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US Envoy Says Iran Might Have Killed At Least 1,000 Protesters

Brian Hook. File photo November 18, 2019

The State Department's special envoy for Iran said on Thursday that the Islamic Republic security forces might have killed as many as 1,000, if not more demonstrators during the mid-November deadly suppression of anti-regime protests.

The rallies broke out on Friday, November 15 to protest an overnight threefold increase in gasoline prices and soon turned into widespread anti-government protests.

The number of protesters fallen victim to the "brutal crackdown" could "perhaps" stretch beyond 1,000; Brian Hook told a press briefing at the State Department.

This is the highest estimate mentioned so far. Amnesty International has confirmed at least 208 killed, while Iranian opposition groups have put the number around 400. But given Iran's information blackout it is difficult for media or groups to get an accurate count.

Referring to one video of the protests, Hook maintained that it showed more than 100 protesters were shot in one location.

"Thousands of Iranians have been injured, and at least 7,000 more arrested," Hook maintained.

The Islamic Republic's National Security Council (N.S.C.), presided by the Minister of Interior, unexpectedly declared on late Thursday evening, November 14, that it was going to implement a resolution passed by the Coordination Council of three heads of the government to increase the price of gasoline the state sells.

Thousands of people in more than 100 cities across Iran poured into the streets to protest the unprecedented hike. The protests were peaceful until the security forces assisted by armed plainclothes agents rushed in to disperse the demonstrators.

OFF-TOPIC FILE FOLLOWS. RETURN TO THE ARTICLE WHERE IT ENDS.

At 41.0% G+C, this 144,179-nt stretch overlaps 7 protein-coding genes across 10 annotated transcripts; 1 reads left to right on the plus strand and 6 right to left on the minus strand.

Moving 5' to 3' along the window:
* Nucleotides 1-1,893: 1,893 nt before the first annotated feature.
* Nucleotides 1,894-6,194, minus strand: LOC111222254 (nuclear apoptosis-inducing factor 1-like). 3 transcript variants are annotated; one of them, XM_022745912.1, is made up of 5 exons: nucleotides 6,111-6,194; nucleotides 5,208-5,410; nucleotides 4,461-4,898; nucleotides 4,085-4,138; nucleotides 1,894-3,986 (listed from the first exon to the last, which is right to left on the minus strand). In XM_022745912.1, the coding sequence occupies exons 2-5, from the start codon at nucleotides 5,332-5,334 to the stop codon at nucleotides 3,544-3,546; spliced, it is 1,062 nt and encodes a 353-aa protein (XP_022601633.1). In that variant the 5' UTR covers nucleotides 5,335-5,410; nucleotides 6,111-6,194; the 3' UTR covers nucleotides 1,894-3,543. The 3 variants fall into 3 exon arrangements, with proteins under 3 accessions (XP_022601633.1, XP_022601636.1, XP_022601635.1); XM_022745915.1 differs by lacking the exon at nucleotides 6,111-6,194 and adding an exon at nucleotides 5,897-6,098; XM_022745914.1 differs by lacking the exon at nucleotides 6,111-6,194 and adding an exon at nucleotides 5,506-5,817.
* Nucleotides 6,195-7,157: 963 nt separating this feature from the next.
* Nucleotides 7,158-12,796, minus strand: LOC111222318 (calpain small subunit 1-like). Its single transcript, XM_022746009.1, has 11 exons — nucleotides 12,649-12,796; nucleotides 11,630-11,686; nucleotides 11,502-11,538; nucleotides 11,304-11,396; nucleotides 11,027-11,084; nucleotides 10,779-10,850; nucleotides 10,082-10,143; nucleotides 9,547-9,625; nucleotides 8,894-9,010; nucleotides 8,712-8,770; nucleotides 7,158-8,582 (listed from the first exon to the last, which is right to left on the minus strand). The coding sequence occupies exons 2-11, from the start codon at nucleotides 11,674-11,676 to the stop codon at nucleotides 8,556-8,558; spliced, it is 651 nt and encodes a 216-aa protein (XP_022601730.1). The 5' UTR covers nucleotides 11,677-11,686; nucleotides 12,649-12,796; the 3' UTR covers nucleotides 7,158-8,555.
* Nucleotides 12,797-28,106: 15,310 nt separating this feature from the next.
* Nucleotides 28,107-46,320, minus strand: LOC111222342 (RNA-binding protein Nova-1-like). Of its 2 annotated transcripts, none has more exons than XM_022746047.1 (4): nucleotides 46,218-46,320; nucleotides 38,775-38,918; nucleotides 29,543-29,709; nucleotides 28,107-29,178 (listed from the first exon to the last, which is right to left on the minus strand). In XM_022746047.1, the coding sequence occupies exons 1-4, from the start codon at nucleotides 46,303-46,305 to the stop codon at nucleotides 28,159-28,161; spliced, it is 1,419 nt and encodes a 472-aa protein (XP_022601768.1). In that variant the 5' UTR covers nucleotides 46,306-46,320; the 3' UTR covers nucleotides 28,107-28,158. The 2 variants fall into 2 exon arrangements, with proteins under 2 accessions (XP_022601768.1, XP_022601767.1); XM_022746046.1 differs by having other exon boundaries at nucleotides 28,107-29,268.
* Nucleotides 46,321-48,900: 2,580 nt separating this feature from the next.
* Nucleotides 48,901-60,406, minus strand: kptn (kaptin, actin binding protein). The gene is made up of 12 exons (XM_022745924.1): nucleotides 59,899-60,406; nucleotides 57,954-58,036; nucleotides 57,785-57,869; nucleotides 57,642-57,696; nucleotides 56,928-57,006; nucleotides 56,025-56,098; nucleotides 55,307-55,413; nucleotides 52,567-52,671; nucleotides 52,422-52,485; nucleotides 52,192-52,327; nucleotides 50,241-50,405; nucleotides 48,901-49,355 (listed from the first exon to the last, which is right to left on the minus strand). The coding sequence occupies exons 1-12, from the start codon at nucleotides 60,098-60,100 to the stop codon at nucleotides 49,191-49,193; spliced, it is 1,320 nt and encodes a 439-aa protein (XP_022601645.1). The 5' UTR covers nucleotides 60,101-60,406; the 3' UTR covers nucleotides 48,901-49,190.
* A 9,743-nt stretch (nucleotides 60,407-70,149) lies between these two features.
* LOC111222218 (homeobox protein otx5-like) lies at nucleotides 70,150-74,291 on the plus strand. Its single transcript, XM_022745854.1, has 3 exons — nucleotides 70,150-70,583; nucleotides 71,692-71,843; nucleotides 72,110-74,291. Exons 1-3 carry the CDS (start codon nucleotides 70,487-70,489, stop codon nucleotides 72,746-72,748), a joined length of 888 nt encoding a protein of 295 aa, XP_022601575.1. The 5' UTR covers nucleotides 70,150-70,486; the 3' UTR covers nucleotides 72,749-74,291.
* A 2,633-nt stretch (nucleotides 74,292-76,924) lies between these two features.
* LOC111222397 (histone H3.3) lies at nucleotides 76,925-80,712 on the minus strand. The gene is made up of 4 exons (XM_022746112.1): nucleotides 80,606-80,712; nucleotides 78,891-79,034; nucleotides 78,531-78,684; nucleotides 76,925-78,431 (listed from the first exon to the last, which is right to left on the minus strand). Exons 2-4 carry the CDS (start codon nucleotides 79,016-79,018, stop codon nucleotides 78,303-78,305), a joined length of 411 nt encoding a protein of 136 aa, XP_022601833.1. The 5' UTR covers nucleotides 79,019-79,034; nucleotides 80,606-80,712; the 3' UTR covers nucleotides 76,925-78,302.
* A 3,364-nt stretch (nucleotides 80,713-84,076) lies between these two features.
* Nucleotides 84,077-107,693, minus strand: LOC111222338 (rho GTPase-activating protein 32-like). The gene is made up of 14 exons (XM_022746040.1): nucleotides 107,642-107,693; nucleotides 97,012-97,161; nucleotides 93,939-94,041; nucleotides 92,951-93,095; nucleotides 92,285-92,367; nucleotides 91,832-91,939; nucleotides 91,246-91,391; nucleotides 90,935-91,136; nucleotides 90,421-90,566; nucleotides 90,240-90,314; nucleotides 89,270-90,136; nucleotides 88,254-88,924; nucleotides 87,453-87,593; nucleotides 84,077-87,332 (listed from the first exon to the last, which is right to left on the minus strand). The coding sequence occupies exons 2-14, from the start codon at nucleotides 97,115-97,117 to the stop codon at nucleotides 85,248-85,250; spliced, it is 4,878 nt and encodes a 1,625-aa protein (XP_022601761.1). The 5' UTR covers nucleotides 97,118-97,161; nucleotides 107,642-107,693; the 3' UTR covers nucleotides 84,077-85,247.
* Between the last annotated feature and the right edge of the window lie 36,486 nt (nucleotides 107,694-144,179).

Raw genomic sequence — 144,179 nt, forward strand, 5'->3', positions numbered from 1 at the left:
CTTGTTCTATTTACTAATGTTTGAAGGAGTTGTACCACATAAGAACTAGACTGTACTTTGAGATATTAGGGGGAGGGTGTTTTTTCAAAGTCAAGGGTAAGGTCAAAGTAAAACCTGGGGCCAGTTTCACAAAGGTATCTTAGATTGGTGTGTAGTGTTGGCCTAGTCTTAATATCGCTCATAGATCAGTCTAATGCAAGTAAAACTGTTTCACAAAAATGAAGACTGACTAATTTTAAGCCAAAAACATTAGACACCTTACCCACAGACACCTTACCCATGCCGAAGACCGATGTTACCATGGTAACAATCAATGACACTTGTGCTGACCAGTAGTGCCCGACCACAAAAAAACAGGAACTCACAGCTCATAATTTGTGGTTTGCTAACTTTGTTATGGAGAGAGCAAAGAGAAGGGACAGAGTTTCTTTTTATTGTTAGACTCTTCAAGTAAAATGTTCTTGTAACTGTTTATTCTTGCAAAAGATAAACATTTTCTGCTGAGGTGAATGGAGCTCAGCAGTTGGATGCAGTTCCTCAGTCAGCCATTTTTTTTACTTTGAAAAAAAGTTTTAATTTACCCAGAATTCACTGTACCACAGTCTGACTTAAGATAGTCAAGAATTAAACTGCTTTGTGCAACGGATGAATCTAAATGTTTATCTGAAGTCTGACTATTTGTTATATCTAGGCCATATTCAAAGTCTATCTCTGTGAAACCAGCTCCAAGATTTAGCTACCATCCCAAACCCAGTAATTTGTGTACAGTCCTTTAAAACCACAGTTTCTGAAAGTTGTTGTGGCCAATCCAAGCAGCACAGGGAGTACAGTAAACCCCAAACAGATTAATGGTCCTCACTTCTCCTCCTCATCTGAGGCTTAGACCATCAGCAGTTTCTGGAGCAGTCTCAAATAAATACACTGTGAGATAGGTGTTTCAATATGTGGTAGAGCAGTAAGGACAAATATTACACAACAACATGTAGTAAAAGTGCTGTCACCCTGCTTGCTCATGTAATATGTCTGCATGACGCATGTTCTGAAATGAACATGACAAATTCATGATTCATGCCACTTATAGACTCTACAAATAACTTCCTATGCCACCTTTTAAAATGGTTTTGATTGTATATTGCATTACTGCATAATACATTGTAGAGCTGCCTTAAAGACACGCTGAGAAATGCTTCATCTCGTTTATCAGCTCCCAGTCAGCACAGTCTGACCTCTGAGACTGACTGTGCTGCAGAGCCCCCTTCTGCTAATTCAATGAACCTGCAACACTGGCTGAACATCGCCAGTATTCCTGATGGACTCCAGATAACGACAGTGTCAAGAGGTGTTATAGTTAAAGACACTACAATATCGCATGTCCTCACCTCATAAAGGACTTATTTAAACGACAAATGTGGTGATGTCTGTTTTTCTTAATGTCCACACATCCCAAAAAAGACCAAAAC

The crackdown is the deadliest of its kind in the Islamic republic's four-decade history, so far.

During his press briefing, Hook cited one atrocious incident, citing footage the State Department had received through a tip line.

He also released a short video message demanding Iran's rulers respect the right to freedom of speech and assembly.

The footage shows the Islamic Republic's special anti-riot units surrounding a group of protesters, spraying them with bullets from machine guns mounted on pickup trucks and killing as many as 100 Iranians.

According to Hook, the bodies were loaded on trucks and taken away, and later, delivered only to the families who committed themselves to refrain from holding memorial services for their loved ones.

"These protests have made clear what Secretary Pompeo and I have been saying for quite some time," Hook said, adding, "The Iranian people want the regime to focus on investing in people, not proxies. They are sick of the regime squandering its wealth on proxy warfare, which leads only to economic pressure and diplomatic isolation. Unfortunately, this is exactly what the Iranian regime continues to do, even while the Iranian people were filling the streets, calling for an end to sectarian adventurism."

Insisting that the American people overwhelmingly support the Iranian people, Hook asserted, "It is clear there is a bipartisan consensus that the [Islamic Republic] regime's treatment of the Iranian people is abhorrent and unacceptable. We are unified here in the United States, and the international community likewise should be unified and support the Iranian people."

The Special Envoy went further insisting that the Islamic Republic's regime has lost its supporters and merely depends on a few clergies. Its principal back-up is its violent, coercive force.

Earlier on November 26, U.S. Secretary of State Mike Pompeo had said that Washington had received nearly 20,000 "messages, videos, pictures, notes" from Iranians depicting what he called "human rights abuses" in Tehran's response to an outbreak of anti-government protests in the country.

More than two weeks after the deadly crackdown, the Islamic Republic authorities have not yet disclosed the exact number of the protesters killed by the security forces.

President Donald Trump has warned that the world is closely watching the developments in Iran. Reporters and journalists should be permitted to go to Iran and see what is going on there, President Trump has asserted.